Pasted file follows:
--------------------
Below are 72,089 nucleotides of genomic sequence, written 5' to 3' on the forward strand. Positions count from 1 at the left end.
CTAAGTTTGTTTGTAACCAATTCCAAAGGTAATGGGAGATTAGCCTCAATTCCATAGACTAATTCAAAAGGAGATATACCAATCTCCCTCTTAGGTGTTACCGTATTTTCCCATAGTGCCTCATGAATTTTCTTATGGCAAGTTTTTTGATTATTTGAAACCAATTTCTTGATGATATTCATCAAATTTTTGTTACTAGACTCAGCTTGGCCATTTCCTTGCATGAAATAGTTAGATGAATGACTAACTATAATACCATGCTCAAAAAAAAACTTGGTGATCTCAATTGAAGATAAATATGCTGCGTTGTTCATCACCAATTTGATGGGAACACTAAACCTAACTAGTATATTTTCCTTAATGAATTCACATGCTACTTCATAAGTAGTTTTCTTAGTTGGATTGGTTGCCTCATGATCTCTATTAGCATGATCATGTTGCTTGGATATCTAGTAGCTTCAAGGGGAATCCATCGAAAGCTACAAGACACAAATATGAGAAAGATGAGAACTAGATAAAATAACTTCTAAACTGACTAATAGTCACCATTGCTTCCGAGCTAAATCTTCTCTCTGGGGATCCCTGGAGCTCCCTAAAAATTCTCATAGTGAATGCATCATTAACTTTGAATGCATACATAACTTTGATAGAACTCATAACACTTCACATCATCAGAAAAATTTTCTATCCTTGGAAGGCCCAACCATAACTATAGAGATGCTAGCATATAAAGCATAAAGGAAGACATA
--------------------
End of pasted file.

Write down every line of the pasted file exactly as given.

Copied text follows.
Below are 72,089 nucleotides of genomic sequence, written 5' to 3' on the forward strand. Positions count from 1 at the left end.
CTAAGTTTGTTTGTAACCAATTCCAAAGGTAATGGGAGATTAGCCTCAATTCCATAGACTAATTCAAAAGGAGATATACCAATCTCCCTCTTAGGTGTTACCGTATTTTCCCATAGTGCCTCATGAATTTTCTTATGGCAAGTTTTTTGATTATTTGAAACCAATTTCTTGATGATATTCATCAAATTTTTGTTACTAGACTCAGCTTGGCCATTTCCTTGCATGAAATAGTTAGATGAATGACTAACTATAATACCATGCTCAAAAAAAAACTTGGTGATCTCAATTGAAGATAAATATGCTGCGTTGTTCATCACCAATTTGATGGGAACACTAAACCTAACTAGTATATTTTCCTTAATGAATTCACATGCTACTTCATAAGTAGTTTTCTTAGTTGGATTGGTTGCCTCATGATCTCTATTAGCATGATCATGTTGCTTGGATATCTAGTAGCTTCAAGGGGAATCCATCGAAAGCTACAAGACACAAATATGAGAAAGATGAGAACTAGATAAAATAACTTCTAAACTGACTAATAGTCACCATTGCTTCCGAGCTAAATCTTCTCTCTGGGGATCCCTGGAGCTCCCTAAAAATTCTCATAGTGAATGCATCATTAACTTTGAATGCATACATAACTTTGATAGAACTCATAACACTTCACATCATCAGAAAAATTTTCTATCCTTGGAAGGCCCAACCATAACTATAGAGATGCTAGCATATAAAGCATAAAGGAAGACATA